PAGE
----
Tools -> Folder Options -> General

    then down the bottom make sure:

    "automatically expand to current folder" is checked

    only thing that annoyed me with windows 7 if I'm honest!

    @Ian Bonham

    sorry, 30 minutes to get to desktop points to something serious being wrong with your hardware, disk in PIO mode or on its way out perhaps?

  100. sam bo

    faster than what ?

    Firstly, I don't have a shiny new machine for my win7 install - it runs on an athlon-2000xp with 2gb ram.

    It most certainly is not faster than xp , just a tiny hesitation after clicking the mouse. That said , Vista was a completely unusable monster on the same setup.

    I am amazed by the number of people that actually use the native MS apps that come with any Windows install - really , why would you ? There are so many superior 3rd party appps available , and often free as well.

    For all those complaining about Explorer , don't use it ! Try Total Commander or better still total Commander PowerPack. It fixes ALL of windows filehandling annoyances (well pretty well all).

    I keep a copy on a USB stick , so that I can use it on any computer I am working on , and really would be lost without it. Krusader on Linux has similar functionality, so made my work with linux comparatively painless.

    Still, it must be admitted that the writing is on the wall for XP, and with new hardware Win7 should be a painless upgrade.

  101. Armus Squelprom

    So, what does it *do* that XP can't. do?

    Not being funny or anything, but I've read a lot of the coverage of W7 (including fawning magazine articles surely ghosted by MS PR) and I've yet to find a unique, important function which W7 offers over a properly configured XP Pro.

    Okay, with XP you have to add a few external apps for critical tasks but that's arguably an advantage. I specifically prefer to trust TrueImage backup for example, compared to a built-in function which might be corrupted along with the rest of the OS. Ditto AV, etc.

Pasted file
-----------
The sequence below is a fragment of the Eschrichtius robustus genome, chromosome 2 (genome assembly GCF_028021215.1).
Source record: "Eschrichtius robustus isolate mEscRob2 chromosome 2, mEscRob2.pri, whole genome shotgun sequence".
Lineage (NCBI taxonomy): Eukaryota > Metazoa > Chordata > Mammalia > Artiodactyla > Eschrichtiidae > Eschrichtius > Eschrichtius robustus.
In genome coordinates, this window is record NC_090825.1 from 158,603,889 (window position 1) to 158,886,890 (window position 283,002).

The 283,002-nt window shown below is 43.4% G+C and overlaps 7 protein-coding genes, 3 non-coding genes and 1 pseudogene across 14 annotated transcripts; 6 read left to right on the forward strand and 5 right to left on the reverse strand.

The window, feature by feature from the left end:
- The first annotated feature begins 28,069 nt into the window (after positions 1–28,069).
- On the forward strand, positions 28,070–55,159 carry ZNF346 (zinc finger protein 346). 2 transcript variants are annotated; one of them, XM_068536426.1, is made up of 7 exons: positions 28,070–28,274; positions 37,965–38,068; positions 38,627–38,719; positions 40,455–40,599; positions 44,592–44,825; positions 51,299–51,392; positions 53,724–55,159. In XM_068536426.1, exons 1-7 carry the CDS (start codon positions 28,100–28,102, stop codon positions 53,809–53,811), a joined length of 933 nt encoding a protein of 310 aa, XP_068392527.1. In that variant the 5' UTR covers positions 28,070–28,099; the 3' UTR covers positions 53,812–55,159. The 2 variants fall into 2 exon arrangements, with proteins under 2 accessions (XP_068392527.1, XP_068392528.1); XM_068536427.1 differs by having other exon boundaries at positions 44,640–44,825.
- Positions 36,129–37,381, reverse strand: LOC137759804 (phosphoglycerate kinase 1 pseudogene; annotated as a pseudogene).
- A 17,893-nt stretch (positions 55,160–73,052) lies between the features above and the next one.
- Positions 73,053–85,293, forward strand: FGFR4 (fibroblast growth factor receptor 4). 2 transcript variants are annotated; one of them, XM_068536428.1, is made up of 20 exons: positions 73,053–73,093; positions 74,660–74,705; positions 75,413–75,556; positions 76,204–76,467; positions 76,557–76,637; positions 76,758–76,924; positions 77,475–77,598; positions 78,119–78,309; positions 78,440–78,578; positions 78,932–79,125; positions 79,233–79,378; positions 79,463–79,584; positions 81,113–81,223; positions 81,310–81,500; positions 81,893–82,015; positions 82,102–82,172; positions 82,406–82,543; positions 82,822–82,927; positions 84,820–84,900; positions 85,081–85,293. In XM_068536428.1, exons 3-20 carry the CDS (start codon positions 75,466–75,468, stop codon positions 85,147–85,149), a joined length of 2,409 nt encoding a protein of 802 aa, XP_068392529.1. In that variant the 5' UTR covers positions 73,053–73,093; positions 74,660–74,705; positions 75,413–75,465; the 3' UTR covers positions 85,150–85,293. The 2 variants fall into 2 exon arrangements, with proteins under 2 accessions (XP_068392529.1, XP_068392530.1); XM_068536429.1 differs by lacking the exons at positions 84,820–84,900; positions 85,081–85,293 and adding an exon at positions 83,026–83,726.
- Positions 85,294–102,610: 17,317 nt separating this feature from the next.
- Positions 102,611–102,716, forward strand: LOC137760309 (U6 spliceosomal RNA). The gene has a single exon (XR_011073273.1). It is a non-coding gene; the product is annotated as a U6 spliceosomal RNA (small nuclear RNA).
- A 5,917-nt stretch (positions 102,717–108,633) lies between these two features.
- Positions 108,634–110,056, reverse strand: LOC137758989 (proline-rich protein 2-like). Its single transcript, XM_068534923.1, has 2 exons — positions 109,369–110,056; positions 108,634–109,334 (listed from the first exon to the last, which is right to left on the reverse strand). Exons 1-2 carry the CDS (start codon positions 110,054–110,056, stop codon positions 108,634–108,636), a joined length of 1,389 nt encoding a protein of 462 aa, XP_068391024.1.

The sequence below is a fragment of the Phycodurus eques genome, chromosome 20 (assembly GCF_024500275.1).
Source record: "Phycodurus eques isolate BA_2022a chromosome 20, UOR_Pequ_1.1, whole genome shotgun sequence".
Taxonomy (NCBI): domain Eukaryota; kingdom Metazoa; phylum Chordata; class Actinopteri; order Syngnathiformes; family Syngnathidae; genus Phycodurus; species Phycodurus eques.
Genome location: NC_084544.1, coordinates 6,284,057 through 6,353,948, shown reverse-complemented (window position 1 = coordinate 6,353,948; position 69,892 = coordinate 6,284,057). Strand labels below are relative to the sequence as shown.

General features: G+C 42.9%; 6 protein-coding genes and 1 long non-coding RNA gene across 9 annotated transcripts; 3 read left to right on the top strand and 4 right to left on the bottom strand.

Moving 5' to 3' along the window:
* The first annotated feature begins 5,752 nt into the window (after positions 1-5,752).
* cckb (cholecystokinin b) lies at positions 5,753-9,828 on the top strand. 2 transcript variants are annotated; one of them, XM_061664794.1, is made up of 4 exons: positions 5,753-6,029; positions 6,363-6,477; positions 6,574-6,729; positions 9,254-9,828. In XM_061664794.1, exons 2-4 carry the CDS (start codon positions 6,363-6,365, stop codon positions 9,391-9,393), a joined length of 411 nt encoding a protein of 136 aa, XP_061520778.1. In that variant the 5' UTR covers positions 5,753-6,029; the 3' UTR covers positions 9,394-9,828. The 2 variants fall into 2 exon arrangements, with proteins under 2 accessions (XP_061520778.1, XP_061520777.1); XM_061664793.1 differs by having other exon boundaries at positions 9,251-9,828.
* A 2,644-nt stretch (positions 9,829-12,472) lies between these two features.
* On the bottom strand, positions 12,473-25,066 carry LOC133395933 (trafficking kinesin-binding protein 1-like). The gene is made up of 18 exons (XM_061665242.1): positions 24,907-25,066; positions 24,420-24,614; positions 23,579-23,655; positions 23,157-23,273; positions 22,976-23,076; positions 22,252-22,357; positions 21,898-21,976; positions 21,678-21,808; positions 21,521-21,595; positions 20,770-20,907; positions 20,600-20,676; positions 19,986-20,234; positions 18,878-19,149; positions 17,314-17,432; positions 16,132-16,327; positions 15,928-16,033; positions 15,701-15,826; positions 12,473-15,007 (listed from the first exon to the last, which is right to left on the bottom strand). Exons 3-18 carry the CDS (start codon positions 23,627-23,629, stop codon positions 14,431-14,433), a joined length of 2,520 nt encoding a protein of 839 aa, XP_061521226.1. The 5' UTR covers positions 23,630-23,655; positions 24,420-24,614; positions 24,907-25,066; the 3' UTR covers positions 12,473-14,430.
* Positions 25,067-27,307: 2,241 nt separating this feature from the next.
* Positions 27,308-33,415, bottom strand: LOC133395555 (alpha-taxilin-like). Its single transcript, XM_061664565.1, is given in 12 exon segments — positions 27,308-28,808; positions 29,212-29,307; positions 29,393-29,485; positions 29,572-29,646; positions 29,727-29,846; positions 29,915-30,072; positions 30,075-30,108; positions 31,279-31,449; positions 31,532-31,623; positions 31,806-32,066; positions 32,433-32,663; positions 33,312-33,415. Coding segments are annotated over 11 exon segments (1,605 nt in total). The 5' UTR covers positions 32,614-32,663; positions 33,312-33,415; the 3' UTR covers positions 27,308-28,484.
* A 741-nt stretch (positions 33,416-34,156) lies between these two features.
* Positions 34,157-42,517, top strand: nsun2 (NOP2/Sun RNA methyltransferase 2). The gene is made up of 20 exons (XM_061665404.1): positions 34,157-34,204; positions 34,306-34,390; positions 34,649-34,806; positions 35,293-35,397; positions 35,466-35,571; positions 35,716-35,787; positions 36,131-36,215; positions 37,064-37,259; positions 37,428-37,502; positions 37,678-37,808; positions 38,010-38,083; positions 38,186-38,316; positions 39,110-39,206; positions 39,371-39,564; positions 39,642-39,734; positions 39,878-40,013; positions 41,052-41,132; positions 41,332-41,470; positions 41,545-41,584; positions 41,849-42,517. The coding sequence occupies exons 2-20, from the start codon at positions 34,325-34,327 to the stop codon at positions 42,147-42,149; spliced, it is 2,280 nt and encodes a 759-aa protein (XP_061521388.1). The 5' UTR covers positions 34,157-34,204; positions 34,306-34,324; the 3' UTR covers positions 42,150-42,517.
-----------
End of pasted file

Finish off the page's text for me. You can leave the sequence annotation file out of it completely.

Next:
So really, all you happy adopters - apart from "new & shiny" what other key benefits are offered in W7?

  102. This post has been deleted by its author

  103. Mothballs

    Just Another Lemming

    The very instant that Amazin' finally gets its act together and lets me have my pre-ordered Upgrade version of the W7 upgrade, I'll be dropping it over the top of Vista on this box, while fervently hoping it doesn't all end in tears. I therefore confidently predict that this thread will be dead and buried long before I'm fully up and running again with a shiny new OS.

    As a committed Luddite, I'm open to any and all suggestions as to how I can stick with the 'Classic' interface I've insisted on clinging to, despite improvements that Redmond keep trying to foist on me with each successive version of Windows.

    Answers, on a postman, to...

  104. Mark Eaton-Park
    Thumb Down

    Windows 7 is the USB support for NT

    WIndows 7 is basically a fixed Vista and like the NT4 service pack that supported direct X and USB that was never released they sold it as a new product. M$ should be made to fix Vista not charge people again for the product they already paid for. What exactly are you getting for your money? there isn't any additional functionality, it is solely the interface. If I thought pretty pictures for buttons made a difference I would have bought a Mac. What I want is an OS that will allow me to use my computer productively i.e. to run applications not spend hours messing with the desktop. The OS should be invisible unless M$ are going to include their office, development suit. What I see is a ton of additional processes that I don't need using up my processor bandwidth, M$ should pay me as they seem to run more unnecessary code on my machine than I do. If M$ had said fair enough Vista was a mistake here is what we really wanted you to run and you can have it for free, I would say fair enough but to charge people again and again because they still can't code it right is offensive. Don't bother buying W7 buy snow leopard instead that way if you need pretty pictures to remind your how to use a computer at least it will be stable and wont cost you as much.

  105. Modjo30

    Windows 7 problems

    Had my retail copy a few days,had trouble on install turns out it was my 8800gt graphics card it did'nt like but now I have it up and running I can't install anything even though it's set up as admin,getting annoyed with it

  106. Anonymous Coward

    Do me a Favour, it's a bloody DRM crippled OS

    Windows 7 ? No thanks, Opensuse Linux does everything I need. Microsoft are not getting any of my hard earned cash. It would cost me a fortune to update my 4 desktops & 5 laptops in the family. That's why they all run Linux. In fact Bill would have to pay me before I put windows on any of my machines ...

    Flame Proof underpants engaged.

  107. C 2

    RE: virtual desktops

    Virtual desktops - By Rick Giles

    "Why it doesn't have virtual desktops like Linux and OS X I don't know, that is the most useful feature that it lacks."

    Be thankful that they were able to get at least one working right.